Kinesiotherapy Celebrates 75 Years

Kinesiotherapy, one of the oldest therapeutic disciplines, announces the celebration of its 75th anniversary year as a profession. 
Founded in 1946 on the battlefield of WWII, Kinesiotherapy (formerly Corrective Therapy) was created by U.S. Surgeon General Major Norman T. Kirk and Dr. Howard Rusk, early pioneers in the emerging field of rehabilitation medicine. With the increased survival of troops suffering from illness or injury, there was a great demand to return soldiers to active duty. Corrective physical reconditioning units were established to enhance this process.
The American Kinesiotherapy Association (AKTA), formerly the Association of Physical and Mental Rehabilitation, was created to support the rehabilitative services of Registered Kinesiotherapists (RKT) while promoting the health and wellness of all populations including Veterans and individuals with functional limitations.
“Kinesiotherapy is unlike any other medical fitness or therapeutic discipline because it encompasses the whole body,” said Kendall Noble, president-elect of the AKTA. “RKT’s are educated and trained on behavior change in addition to physical rehabilitation.” Kinesiotherapists continue where traditional therapy ends – taking the client from injury or illness to whole-health.”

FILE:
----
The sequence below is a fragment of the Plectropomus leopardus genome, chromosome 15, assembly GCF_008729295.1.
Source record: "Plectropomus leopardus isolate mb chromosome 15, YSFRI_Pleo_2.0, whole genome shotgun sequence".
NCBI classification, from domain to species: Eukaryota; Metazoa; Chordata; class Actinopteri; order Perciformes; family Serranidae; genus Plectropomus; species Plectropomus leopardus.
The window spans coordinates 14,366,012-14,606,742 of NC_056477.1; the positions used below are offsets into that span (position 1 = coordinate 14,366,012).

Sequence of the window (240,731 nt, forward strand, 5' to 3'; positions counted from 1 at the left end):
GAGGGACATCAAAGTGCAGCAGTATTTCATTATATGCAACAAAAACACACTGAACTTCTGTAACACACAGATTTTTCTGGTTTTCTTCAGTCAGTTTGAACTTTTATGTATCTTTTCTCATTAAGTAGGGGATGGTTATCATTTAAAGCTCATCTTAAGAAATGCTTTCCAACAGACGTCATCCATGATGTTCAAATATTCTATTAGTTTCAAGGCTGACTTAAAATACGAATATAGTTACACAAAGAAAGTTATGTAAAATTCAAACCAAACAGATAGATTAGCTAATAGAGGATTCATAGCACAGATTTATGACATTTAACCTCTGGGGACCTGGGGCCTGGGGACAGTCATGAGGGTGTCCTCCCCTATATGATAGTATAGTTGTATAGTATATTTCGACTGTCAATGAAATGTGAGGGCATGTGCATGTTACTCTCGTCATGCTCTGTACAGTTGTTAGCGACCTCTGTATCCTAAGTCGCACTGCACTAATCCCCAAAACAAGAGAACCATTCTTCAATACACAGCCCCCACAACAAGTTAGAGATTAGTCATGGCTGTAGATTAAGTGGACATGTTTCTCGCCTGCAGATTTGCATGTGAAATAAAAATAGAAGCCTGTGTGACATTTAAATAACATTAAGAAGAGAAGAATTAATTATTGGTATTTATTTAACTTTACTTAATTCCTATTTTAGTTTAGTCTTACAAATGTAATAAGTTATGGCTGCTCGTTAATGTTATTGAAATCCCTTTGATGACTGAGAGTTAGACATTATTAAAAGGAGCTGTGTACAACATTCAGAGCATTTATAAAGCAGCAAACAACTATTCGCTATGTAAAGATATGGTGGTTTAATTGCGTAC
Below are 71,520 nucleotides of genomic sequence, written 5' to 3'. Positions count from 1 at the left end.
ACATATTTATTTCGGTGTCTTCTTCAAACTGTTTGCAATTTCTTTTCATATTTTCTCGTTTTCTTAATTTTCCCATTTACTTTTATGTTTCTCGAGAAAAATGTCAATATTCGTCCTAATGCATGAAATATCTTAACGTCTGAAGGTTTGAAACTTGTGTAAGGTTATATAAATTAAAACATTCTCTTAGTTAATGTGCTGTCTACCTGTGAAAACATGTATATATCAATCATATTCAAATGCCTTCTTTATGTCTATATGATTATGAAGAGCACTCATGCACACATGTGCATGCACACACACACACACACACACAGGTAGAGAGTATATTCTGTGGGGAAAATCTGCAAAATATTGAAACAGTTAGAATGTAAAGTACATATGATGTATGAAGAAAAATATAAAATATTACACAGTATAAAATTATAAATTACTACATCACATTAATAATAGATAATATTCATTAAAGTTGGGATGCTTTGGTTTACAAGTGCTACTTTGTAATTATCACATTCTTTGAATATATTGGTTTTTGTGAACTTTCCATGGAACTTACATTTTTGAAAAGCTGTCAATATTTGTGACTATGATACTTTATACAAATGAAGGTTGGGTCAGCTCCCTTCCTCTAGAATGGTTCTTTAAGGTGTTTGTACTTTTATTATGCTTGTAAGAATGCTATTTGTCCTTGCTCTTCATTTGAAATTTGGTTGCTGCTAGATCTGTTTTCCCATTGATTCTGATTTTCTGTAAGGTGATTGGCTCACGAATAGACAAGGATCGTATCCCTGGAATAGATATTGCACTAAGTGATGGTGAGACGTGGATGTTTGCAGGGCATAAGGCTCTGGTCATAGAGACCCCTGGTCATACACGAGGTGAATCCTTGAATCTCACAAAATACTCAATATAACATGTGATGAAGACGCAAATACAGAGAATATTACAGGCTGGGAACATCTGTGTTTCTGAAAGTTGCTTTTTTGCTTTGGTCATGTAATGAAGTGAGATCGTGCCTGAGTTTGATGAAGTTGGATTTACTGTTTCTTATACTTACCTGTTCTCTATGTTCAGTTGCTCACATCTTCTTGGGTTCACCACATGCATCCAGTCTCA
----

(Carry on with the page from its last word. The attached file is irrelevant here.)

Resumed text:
In September 2021, Norfolk State recognized Kinesiotherapy as one of their premier programs. In response and in recognition of 75 years of the profession of Kinesiotherapy, the AKTA  is highlighting a few of the specialties that encompass the best of their modalities. These include:
The foundation of Kinesiotherapy is in the administration of musculoskeletal, neurological, ergonomic, biomechanical, psychosocial and task-specific functional tests, culminating in behavioral and physical modifications. Registered Kinesiotherapist (RKT) Aaron Mattes, who has worked on professional athletes from almost every sport around the globe, founder of the Mattes Method and author of the book Active Isolated Stretching, said, “The longevity of the profession comes from keeping high academic standards to maintain the credibility of Kinesiotherapy.” When asked the secret to his success he said, “You have to get to know the individuals who come to you – invest in them. Find the point of motivation for them. We can help but first, we have to give them hope.”
Dr. Timothy Silver, former Chief of Physical Medicine and Rehabilitation at McGuire Veterans Affairs Hospital in Richmond, Virginia, said, “Having an exercise physiology background makes Kinesiotherapists (RKT) well suited for additional sub-specialization in many areas. We have RKTs who provide cardiac and pulmonary rehab, aquatic therapy, driver training, and functional capacity evaluations. The versatile nature of Kinesiotherapists makes them well suited for interdisciplinary patient care.”
The American Kinesiotherapy Association is a nonprofit, member-based organization committed to the support of all Registered Kinesiotherapists across the country. To learn more visit www.akta.org.
Contact:
Kathy Camp 
AKTA Executive Director
ExecutiveDirector@akta.org
Source: American Kinesiotherapy Association